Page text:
LED versus Incandescent Lighting

As the debate over LED versus incandescent lighting continues throughout a variety of industries, it seems there is less to deliberate within the color measurement industry; namely for use in densitometers and spectrophotometers. There are 5 compelling reasons for choosing a densitometer or spectrophotometer that uses an LED light source.

  • LEDs last longer. In fact, LED’s can last up to 10 times longer than incandescent light; which translates into an average incandescent lamp life of 5000 hours whereas the average lamp life of an LED is 50,000 hours. This is an important factor when considering the amount and level of service necessary to maintain your densitometer or spectrophotometer.
  • LEDs allow multiple measurement illumination conditions as described in the ISO 13655 standard. Since no single LED is available to produce an acceptable light source for sample measurement, multiple LEDS are mixed in some fashion to provide an overall spectrum that covers the required UV and visual range. With appropriate circuitry and monitoring, those multiple sources can be adjusted to cause the correlated color temperature of the source to shift from M0 (correlated color temperature of approximately 2856 °K) to M1 ( daylight or CIE illuminant D50 ) or to M2 ( UV excluded) illumination conditions. Each of these responses can be created by simply changing the drive current profile to the multiple LEDS. To accomplish the same task using an incandescent source would require a series of filters and a method for mechanically moving those filters into the illumination path.
  • LEDs are more efficient. LED sources generate light through electroluminescence. In that process, electrical energy is converted directly to photons. Incandescent sources generate light by heating a metal element to 2800 °K or higher. Incandescent light is generated from a principle called black-body radiation. As a result, the majority of energy is delivered to infra-red wavelengths outside the visual spectrum. Because of this, usable light as a fraction of input energy is lower. Additionally, an incandescent light can heat the measured sample if the illuminator is not designed in a way to block infra-red light. Sample heating could damage the sample or impact measurement accuracy.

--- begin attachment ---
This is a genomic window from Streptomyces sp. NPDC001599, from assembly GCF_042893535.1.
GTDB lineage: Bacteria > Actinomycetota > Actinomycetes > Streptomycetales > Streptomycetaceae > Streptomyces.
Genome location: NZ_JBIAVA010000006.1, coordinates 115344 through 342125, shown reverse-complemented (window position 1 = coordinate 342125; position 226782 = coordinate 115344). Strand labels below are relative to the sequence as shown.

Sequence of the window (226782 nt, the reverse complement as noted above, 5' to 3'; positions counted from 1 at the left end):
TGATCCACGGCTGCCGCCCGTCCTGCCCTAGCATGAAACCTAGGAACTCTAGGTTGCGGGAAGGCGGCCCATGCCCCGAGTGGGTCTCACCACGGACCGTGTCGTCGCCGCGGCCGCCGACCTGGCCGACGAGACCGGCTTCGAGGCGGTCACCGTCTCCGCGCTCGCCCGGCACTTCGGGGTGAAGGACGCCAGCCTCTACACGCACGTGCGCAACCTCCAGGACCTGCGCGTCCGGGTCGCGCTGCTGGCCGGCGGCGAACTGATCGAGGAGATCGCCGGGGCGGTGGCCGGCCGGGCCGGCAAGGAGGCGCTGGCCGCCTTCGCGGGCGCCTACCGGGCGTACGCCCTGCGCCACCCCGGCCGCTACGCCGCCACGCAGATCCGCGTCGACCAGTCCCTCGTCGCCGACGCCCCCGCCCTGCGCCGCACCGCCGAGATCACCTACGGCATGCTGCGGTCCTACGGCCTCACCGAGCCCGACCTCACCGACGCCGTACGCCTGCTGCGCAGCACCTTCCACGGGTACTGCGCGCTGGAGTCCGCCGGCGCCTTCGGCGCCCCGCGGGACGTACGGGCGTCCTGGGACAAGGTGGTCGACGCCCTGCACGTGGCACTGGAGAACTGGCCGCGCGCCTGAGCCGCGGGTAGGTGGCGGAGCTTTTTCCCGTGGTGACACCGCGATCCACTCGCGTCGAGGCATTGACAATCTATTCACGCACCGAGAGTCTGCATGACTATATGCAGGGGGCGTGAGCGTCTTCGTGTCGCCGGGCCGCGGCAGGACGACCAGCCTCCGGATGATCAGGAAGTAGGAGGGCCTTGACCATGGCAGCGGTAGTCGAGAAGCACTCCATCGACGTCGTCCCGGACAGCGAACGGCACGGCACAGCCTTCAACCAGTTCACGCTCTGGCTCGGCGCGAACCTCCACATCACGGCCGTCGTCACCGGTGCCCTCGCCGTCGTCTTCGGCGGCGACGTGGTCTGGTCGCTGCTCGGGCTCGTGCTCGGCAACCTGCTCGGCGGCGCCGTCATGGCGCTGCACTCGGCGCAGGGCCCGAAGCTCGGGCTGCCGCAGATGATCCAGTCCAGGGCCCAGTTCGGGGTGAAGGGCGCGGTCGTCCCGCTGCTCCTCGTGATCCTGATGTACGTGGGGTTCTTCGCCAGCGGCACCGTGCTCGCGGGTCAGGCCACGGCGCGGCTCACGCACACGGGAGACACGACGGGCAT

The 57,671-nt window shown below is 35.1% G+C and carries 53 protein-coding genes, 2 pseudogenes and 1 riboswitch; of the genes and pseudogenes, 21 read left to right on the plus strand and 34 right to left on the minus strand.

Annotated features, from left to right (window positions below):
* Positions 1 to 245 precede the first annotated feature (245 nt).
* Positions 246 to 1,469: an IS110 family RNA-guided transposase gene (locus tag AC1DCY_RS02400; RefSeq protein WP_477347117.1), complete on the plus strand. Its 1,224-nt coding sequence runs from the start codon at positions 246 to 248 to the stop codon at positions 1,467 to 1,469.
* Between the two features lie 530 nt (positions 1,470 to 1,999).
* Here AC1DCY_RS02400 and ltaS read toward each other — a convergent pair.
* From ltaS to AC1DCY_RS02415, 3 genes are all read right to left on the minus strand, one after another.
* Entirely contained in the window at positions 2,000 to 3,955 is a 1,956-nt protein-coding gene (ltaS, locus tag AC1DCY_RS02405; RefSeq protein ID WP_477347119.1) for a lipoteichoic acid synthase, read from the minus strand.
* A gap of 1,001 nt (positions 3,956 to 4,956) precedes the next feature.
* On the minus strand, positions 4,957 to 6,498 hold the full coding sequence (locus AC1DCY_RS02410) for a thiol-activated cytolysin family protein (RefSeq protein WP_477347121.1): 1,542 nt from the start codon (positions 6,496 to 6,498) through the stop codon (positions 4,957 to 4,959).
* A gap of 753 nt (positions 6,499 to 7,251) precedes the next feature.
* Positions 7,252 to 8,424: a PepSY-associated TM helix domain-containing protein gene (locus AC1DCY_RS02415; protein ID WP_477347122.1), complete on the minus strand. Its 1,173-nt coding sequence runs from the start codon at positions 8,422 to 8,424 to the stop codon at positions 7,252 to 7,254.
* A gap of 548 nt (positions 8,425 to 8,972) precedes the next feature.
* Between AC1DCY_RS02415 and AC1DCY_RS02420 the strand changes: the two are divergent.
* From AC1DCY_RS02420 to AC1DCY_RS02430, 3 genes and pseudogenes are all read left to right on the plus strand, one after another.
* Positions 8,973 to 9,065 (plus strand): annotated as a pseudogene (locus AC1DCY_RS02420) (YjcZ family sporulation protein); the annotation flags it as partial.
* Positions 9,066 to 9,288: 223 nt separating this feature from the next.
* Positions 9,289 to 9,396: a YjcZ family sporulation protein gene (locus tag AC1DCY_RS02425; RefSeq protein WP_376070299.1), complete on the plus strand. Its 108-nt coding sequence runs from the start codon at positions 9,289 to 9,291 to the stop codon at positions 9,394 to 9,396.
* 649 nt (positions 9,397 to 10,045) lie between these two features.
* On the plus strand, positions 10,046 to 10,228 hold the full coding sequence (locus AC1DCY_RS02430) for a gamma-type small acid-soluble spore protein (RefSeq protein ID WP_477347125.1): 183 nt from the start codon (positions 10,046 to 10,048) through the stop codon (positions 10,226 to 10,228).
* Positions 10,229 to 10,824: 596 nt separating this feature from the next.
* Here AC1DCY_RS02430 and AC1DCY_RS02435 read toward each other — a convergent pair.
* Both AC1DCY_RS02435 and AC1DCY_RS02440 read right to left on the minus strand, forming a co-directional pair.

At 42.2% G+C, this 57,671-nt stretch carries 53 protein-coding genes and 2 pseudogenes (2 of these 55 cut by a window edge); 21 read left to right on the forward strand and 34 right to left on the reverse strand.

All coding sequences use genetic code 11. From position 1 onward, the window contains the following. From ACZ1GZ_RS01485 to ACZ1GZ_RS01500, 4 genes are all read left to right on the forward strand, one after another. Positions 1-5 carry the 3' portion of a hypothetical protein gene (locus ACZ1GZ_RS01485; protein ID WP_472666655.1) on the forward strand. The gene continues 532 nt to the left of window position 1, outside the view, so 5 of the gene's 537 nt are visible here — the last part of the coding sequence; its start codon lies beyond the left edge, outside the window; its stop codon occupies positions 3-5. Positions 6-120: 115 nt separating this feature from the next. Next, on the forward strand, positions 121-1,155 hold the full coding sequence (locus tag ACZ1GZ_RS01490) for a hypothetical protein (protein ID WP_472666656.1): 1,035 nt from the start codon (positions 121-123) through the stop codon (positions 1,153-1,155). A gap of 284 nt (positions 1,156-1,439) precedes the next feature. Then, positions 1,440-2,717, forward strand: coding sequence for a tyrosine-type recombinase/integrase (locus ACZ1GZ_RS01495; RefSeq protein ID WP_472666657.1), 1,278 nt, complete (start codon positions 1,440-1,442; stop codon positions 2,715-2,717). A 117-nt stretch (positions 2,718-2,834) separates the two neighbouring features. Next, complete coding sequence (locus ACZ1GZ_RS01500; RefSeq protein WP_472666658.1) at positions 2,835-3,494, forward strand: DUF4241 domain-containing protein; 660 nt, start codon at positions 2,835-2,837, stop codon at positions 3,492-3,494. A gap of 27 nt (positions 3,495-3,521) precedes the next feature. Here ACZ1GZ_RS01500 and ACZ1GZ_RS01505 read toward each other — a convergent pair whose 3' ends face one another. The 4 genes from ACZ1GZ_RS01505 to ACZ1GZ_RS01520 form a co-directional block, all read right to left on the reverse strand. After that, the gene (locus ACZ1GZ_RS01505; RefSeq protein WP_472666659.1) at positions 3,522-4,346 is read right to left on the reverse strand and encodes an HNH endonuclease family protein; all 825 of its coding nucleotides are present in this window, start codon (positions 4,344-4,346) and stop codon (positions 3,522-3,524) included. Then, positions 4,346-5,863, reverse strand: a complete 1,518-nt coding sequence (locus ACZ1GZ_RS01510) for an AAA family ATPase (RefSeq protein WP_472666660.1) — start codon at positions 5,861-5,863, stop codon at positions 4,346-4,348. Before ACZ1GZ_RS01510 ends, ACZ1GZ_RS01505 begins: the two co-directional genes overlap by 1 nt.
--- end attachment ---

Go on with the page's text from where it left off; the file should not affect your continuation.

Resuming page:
• LEDs are rugged. LED sources have been designed for application to industrial high vibration environments. The packaging techniques allow the source to be tightly coupled to the relatively rigid circuit boards within the device. Incandescent sources present mounting challenges due to their high temperature and the associated thermal expansion of the glass envelope. Additionally, the filament is relatively weak when operating at temperature and will be damaged by excessive vibration or shock.
  • LED instruments can have improved stability. As discussed above, incandescent sources emit light from a very hot filament. Once that filament reaches operating temperature, it tends to be quite stable over a typical 1 second measurement window. Today’s instrumentation is often required to measure almost instantaneously and measure for long durations during scanning. In those applications, LED sources are much better as they turn on very quickly and with proper circuitry, they can be managed to a very constant output over time.